80 • Exploration Team • [Colonial Survey] • (1956) • novelette by Murray Leinster
123 • The Star • (1955) • short story by Arthur C. Clarke
132 • Or All the Seas with Oysters • (1958) • short story by Avram Davidson
145 • The Big Front Yard • (1958) • novella by Clifford D. Simak
193 • The Hell-Bound Train • (1958) • short story by Robert Bloch (variant of That Hell-Bound Train)
208 • Flowers for Algernon • (1959) • novelette by Daniel Keyes
236 • The Longest Voyage • (1960) • novelette by Poul Anderson
264 • Postscript (The Hugo Winners) • (1962) • essay by Isaac Asimov
266 • Appendix: The Hugo Awards (The Hugo Winners, Volume I) • (1962) • essay by uncredited
269 • The Hugo Winners, Volume Two • [The Hugo Winners • 2] • (1971) • anthology by Isaac Asimov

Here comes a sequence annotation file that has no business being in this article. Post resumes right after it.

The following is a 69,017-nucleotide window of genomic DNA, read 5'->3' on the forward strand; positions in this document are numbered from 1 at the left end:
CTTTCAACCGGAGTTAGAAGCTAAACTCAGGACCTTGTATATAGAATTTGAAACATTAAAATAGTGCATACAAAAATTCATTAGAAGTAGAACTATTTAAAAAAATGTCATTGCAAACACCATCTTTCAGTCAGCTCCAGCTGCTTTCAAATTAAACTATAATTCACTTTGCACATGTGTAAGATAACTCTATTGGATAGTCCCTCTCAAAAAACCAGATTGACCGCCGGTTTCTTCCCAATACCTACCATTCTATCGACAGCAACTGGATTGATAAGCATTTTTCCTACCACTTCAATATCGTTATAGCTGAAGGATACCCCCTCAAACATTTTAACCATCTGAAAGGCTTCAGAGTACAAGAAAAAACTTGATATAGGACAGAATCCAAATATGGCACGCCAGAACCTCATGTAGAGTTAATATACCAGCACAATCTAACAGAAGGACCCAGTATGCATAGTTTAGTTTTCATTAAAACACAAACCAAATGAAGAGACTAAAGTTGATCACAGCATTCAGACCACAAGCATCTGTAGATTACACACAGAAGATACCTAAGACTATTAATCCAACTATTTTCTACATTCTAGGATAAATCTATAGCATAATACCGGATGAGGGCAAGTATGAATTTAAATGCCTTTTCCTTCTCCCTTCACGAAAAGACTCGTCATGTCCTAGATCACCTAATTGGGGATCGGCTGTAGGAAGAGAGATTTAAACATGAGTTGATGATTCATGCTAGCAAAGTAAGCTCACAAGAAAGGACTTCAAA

273 • Here I Am Again • (1971) • essay by Isaac Asimov
280 • The Dragon Masters • (1962) • novella by Jack Vance
363 • No Truce with Kings • (1963) • novella by Poul Anderson
421 • Soldier, Ask Not • [Childe Cycle] • (1964) • novella by Gordon R. Dickson
477 • “Repent, Harlequin!” Said the Ticktockman • (1965) • short story by Harlan Ellison
492 • The Last Castle • (1966) • novella by Jack Vance
546 • Neutron Star • [Known Space] • (1966) • novelette by Larry Niven
567 • Weyr Search • [Dragonriders of Pern short fiction] • (1967) • novella by Anne McCaffrey
618 • Riders of the Purple Wage • (1967) • novella by Philip José Farmer
681 • Gonna Roll the Bones • (1967) • novelette by Fritz Leiber
702 • I Have No Mouth, and I Must Scream • (1967) • short story by Harlan Ellison
721 • Nightwings • [Nightwings] • (1968) • novella by Robert Silverberg